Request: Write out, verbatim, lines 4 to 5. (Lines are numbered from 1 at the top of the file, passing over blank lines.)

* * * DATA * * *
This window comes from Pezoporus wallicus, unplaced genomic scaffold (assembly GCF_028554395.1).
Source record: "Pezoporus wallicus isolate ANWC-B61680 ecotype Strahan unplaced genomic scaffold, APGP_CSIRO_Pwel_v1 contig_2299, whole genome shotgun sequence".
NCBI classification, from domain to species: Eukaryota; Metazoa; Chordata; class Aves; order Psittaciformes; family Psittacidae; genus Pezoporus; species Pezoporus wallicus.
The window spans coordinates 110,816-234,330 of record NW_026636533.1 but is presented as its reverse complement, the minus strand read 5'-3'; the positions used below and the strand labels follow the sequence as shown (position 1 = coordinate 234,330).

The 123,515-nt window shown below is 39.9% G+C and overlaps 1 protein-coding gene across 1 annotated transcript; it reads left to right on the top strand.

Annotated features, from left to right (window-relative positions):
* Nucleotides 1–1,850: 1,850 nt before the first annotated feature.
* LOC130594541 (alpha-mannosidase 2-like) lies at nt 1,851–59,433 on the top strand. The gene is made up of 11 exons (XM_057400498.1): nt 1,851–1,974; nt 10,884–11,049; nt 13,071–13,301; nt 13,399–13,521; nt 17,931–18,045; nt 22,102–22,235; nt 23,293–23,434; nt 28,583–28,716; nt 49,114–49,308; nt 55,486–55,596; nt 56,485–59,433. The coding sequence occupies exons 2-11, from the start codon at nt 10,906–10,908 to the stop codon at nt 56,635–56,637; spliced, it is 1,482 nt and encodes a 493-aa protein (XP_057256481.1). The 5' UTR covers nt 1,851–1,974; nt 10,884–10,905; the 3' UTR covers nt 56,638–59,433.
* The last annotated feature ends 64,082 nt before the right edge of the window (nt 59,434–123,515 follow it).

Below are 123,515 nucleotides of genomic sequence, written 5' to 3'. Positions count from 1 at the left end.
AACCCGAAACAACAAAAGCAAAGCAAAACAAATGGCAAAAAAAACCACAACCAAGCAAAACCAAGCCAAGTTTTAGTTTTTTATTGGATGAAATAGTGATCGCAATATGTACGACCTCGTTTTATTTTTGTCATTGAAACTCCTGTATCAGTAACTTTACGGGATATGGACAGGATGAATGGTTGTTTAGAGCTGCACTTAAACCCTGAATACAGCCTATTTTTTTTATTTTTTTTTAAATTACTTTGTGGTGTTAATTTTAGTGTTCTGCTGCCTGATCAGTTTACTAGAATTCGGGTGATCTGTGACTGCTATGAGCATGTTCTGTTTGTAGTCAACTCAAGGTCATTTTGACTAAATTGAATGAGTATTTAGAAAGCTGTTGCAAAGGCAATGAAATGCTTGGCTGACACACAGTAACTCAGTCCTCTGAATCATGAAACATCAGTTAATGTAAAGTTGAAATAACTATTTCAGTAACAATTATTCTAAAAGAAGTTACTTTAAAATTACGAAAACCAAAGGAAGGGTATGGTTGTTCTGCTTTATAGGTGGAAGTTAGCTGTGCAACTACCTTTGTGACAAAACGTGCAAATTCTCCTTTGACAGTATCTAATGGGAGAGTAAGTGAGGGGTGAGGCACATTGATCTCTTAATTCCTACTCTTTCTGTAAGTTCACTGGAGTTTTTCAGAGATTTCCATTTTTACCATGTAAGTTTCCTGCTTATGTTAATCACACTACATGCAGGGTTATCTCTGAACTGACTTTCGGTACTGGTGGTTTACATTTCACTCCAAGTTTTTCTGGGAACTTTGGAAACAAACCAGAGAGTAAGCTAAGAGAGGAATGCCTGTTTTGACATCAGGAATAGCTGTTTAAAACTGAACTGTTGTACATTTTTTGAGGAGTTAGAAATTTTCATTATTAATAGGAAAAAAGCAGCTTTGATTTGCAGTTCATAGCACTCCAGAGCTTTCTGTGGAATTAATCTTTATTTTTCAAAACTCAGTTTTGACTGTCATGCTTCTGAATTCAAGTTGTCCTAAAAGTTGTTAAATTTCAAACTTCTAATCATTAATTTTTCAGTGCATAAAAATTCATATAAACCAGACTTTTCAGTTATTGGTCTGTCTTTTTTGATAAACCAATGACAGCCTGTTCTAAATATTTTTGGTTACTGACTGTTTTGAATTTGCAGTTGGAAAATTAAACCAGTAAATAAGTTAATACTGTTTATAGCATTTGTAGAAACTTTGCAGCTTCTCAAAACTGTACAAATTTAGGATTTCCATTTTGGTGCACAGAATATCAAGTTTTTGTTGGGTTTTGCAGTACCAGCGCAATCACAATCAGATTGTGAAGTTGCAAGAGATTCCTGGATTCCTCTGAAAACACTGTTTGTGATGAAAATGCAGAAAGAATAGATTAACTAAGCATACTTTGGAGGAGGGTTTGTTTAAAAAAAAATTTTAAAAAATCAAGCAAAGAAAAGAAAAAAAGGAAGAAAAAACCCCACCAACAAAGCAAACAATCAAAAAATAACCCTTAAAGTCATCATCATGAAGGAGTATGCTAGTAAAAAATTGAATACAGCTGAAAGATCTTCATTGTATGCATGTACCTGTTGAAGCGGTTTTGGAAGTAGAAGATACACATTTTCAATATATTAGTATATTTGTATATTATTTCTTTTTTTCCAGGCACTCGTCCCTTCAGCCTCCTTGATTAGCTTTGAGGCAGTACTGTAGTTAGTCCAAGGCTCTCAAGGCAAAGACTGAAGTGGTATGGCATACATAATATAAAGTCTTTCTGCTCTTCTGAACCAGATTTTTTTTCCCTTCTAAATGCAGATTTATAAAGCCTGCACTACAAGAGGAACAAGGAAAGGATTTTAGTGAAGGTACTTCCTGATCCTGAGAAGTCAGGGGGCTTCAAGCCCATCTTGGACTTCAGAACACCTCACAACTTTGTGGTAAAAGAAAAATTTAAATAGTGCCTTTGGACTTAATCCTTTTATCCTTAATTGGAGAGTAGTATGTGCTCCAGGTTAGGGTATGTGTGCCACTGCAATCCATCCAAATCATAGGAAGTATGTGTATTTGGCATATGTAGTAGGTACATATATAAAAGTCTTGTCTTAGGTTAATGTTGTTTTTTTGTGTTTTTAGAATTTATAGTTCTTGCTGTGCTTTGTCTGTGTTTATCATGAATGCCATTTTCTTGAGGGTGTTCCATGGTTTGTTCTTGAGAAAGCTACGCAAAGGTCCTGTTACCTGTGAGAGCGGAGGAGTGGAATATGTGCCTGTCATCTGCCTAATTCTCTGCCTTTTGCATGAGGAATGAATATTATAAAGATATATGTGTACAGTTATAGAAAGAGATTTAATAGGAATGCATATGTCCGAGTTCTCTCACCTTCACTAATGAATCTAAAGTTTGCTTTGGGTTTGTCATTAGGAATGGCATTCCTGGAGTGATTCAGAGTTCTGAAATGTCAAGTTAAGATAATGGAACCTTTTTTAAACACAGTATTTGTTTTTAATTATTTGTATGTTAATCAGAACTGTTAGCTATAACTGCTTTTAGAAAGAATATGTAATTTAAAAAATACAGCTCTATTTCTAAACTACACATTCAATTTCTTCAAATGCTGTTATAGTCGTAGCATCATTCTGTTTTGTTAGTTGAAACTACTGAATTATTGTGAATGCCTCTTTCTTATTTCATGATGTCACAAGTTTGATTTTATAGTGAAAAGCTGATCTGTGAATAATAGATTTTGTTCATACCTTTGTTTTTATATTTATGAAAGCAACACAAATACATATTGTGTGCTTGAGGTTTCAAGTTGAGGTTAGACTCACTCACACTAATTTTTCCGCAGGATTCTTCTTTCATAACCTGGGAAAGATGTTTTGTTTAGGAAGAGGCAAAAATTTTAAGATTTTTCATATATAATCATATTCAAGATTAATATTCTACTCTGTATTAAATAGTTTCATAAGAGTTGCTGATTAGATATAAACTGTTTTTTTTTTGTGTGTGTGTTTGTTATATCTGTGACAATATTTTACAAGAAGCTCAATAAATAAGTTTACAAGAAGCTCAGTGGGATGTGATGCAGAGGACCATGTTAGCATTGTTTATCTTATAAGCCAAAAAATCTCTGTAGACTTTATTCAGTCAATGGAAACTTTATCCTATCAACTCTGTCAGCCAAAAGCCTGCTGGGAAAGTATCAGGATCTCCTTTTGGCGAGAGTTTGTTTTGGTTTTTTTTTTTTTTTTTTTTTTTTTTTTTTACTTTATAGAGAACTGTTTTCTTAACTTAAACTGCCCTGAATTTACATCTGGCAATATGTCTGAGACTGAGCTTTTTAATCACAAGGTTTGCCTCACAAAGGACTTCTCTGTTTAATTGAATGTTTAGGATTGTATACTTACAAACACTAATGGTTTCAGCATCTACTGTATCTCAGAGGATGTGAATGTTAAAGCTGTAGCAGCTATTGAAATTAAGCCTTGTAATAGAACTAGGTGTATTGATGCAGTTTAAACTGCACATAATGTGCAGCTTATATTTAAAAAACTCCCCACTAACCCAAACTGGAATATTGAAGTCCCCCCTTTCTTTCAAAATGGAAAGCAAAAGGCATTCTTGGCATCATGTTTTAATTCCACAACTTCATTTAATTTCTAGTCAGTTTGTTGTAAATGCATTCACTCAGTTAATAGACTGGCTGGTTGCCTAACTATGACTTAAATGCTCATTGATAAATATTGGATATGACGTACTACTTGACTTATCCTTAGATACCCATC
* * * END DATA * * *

The window spans coordinates 110,816-234,330 of record NW_026636533.1 but is presented as its reverse complement, the minus strand read 5'-3'; the positions used below and the strand labels follow the sequence as shown (position 1 = coordinate 234,330).

The 123,515-nt window shown below is 39.9% G+C and overlaps 1 protein-coding gene across 1 annotated transcript; it reads left to right on the top strand.